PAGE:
Building Bridges Radio: Your Community & Labor Report

Produced and Hosted by Mimi Rosenberg & Ken Nash over WBAI,99.5FM in the NYC Metro Area


WORKERS OF THE WORLD TUNE IN! Introducing "Building Bridges: Your Community & Labor Report"

Our beat is the labor front, broadly defined, both geographically and conceptually. We examine the world of work and workers on the job as well as where they live. We examine the issues that affect their everyday lives, with a particular sensitivity towards human rights abuses, environmental concerns and the U.S. drive for global domination. We record their global struggles and provide analysis of their efforts to empower themselves and transform society to provide greater democratic, human, social, political and economic rights. Each program consists of feature stories, generally interviews, within a historical context, often accompanied by sound from demonstrations, rallies or conferences, and complemented and enhanced by poetry and instrumental or vocal -- people's culture.

Over the years Building Bridges has produced a weekly one hour program, Mondays from 7-8 PM EST, covering local, national and international labor and community issues over radio WBAI-Pacifica 99.5 FM in New York. We also produce half hour version, Building Bridges National, which is distribtued to over 40 broadcast and internet radio stations.

For more information you can contact us at
In Struggle Mimi Rosenberg & Ken Nash

An African American and Latinx Peoples History of the U.S.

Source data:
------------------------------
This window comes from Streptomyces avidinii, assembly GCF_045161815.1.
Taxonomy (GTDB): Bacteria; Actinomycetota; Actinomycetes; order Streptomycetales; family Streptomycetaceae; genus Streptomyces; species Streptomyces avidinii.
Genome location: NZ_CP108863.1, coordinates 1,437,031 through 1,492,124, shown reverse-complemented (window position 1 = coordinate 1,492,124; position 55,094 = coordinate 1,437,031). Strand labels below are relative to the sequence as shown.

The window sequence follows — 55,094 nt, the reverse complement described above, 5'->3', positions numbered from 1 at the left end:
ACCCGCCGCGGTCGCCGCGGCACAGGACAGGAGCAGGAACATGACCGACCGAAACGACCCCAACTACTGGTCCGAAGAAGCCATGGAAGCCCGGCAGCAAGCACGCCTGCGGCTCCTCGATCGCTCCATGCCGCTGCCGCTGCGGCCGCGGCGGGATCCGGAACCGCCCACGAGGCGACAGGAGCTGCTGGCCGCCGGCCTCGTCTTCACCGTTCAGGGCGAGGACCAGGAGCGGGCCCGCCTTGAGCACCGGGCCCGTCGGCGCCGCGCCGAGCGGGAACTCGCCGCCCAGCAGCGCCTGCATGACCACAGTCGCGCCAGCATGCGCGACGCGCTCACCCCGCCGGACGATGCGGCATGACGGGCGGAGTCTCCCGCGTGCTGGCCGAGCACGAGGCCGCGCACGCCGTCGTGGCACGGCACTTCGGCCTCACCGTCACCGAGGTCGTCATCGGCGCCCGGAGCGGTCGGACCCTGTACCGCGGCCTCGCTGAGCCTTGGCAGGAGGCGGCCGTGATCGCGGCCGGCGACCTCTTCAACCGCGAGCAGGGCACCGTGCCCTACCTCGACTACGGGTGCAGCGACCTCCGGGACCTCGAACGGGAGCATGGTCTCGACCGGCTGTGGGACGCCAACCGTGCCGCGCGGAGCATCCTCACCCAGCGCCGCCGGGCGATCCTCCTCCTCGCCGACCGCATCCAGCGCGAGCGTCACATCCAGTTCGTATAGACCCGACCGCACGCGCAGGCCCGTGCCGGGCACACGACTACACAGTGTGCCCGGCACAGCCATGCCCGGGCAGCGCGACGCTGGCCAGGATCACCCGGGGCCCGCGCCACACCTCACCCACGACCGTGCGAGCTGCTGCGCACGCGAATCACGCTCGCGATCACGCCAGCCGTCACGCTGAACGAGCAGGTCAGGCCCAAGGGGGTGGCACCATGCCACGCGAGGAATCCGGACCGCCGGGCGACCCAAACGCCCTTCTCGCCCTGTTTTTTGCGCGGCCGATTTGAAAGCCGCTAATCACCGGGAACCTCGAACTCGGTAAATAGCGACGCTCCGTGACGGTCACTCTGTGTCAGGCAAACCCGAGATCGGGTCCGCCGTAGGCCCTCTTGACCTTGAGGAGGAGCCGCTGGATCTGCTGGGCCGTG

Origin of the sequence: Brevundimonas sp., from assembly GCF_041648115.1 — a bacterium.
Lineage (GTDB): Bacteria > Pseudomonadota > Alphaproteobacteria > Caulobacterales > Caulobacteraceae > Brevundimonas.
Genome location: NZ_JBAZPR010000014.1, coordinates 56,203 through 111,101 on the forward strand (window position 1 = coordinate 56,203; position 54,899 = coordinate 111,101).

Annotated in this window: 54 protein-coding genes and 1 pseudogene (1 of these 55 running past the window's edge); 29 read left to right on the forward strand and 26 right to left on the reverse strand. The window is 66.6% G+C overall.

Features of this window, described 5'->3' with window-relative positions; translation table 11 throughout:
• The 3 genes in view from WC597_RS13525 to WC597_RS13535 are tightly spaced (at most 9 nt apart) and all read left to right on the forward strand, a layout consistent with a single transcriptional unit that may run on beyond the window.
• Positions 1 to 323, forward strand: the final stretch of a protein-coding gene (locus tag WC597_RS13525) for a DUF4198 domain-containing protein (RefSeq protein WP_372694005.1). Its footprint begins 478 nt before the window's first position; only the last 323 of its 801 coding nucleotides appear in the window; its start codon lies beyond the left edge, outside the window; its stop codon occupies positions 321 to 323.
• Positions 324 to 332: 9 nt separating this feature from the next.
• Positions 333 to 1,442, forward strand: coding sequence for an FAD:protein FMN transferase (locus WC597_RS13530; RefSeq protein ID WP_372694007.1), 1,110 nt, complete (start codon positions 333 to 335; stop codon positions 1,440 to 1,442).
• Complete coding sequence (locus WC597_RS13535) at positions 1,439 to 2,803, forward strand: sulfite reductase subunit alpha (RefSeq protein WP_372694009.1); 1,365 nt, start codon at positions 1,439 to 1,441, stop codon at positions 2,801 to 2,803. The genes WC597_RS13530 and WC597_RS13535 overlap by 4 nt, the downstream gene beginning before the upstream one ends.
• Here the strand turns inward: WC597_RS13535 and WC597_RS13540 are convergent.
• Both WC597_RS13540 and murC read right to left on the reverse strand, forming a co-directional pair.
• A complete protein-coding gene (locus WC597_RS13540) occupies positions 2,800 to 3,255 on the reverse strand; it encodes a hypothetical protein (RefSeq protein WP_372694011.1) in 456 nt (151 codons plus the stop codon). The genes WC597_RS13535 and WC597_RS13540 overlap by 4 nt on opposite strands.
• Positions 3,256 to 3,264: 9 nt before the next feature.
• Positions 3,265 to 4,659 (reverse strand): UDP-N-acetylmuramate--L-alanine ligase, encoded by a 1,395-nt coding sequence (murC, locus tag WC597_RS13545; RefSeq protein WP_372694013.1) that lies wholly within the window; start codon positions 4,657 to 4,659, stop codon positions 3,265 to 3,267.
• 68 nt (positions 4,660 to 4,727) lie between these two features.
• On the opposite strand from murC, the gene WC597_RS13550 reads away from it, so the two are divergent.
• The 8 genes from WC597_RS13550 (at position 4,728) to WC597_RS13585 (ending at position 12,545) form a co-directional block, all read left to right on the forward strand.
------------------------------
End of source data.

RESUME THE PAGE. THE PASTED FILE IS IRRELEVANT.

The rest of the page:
An intersectional history of the shared struggle for African American and Latinx and Peoples’ civil rights
Paul Ortiz, professor of history and director of the Oral History Program at the University of Florida.  He is the author of Emancipation Betrayed: The Hidden History of Black Organizing and White Violence from Reconstruction to the Bloody Election of 1920 and An African American and Latinx History of the United States

An epic, panoramic account of class struggles in the Western Hemisphere. At center stage are the Black and Latinx people who built the new world.

Spanning more hundreds of years, indigenous peoples history, and the African American and Latinx history of the United States are revolutionary.  They are politically charged narratives arguing that the Global South was crucial to the development of America as we know it.  They challenge the notion of westward progress, as exalted by widely taught formulations such as “manifest destiny” and “Jacksonian democracy,”  and show how placing African American, and Latinx, voices unapologetically front and center transforms American history into the story of the working class organizing against imperialism.

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